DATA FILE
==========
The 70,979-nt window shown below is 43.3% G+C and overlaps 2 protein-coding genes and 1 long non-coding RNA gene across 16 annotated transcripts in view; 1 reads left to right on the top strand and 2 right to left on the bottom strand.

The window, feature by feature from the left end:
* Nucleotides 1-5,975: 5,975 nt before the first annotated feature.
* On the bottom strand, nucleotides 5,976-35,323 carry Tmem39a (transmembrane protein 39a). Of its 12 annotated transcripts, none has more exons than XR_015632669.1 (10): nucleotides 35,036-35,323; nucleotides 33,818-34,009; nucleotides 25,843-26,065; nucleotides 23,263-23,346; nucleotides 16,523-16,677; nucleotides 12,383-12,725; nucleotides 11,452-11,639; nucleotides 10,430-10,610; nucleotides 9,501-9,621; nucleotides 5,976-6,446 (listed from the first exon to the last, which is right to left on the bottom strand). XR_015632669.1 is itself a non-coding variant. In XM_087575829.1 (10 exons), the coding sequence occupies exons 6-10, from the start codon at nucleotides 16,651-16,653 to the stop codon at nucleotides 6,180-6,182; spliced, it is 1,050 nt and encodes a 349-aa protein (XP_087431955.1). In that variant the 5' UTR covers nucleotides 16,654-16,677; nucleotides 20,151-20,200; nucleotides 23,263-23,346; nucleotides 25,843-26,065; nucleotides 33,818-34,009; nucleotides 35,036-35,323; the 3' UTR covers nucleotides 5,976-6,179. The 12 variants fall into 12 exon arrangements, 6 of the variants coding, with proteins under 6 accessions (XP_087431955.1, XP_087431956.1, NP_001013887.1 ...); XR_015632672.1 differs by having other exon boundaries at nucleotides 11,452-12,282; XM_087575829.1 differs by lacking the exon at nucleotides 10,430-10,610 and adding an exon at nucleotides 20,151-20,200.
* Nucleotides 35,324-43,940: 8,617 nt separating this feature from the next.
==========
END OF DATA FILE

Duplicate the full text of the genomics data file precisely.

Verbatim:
The 70,979-nt window shown below is 43.3% G+C and overlaps 2 protein-coding genes and 1 long non-coding RNA gene across 16 annotated transcripts in view; 1 reads left to right on the top strand and 2 right to left on the bottom strand.

The window, feature by feature from the left end:
* Nucleotides 1-5,975: 5,975 nt before the first annotated feature.
* On the bottom strand, nucleotides 5,976-35,323 carry Tmem39a (transmembrane protein 39a). Of its 12 annotated transcripts, none has more exons than XR_015632669.1 (10): nucleotides 35,036-35,323; nucleotides 33,818-34,009; nucleotides 25,843-26,065; nucleotides 23,263-23,346; nucleotides 16,523-16,677; nucleotides 12,383-12,725; nucleotides 11,452-11,639; nucleotides 10,430-10,610; nucleotides 9,501-9,621; nucleotides 5,976-6,446 (listed from the first exon to the last, which is right to left on the bottom strand). XR_015632669.1 is itself a non-coding variant. In XM_087575829.1 (10 exons), the coding sequence occupies exons 6-10, from the start codon at nucleotides 16,651-16,653 to the stop codon at nucleotides 6,180-6,182; spliced, it is 1,050 nt and encodes a 349-aa protein (XP_087431955.1). In that variant the 5' UTR covers nucleotides 16,654-16,677; nucleotides 20,151-20,200; nucleotides 23,263-23,346; nucleotides 25,843-26,065; nucleotides 33,818-34,009; nucleotides 35,036-35,323; the 3' UTR covers nucleotides 5,976-6,179. The 12 variants fall into 12 exon arrangements, 6 of the variants coding, with proteins under 6 accessions (XP_087431955.1, XP_087431956.1, NP_001013887.1 ...); XR_015632672.1 differs by having other exon boundaries at nucleotides 11,452-12,282; XM_087575829.1 differs by lacking the exon at nucleotides 10,430-10,610 and adding an exon at nucleotides 20,151-20,200.
* Nucleotides 35,324-43,940: 8,617 nt separating this feature from the next.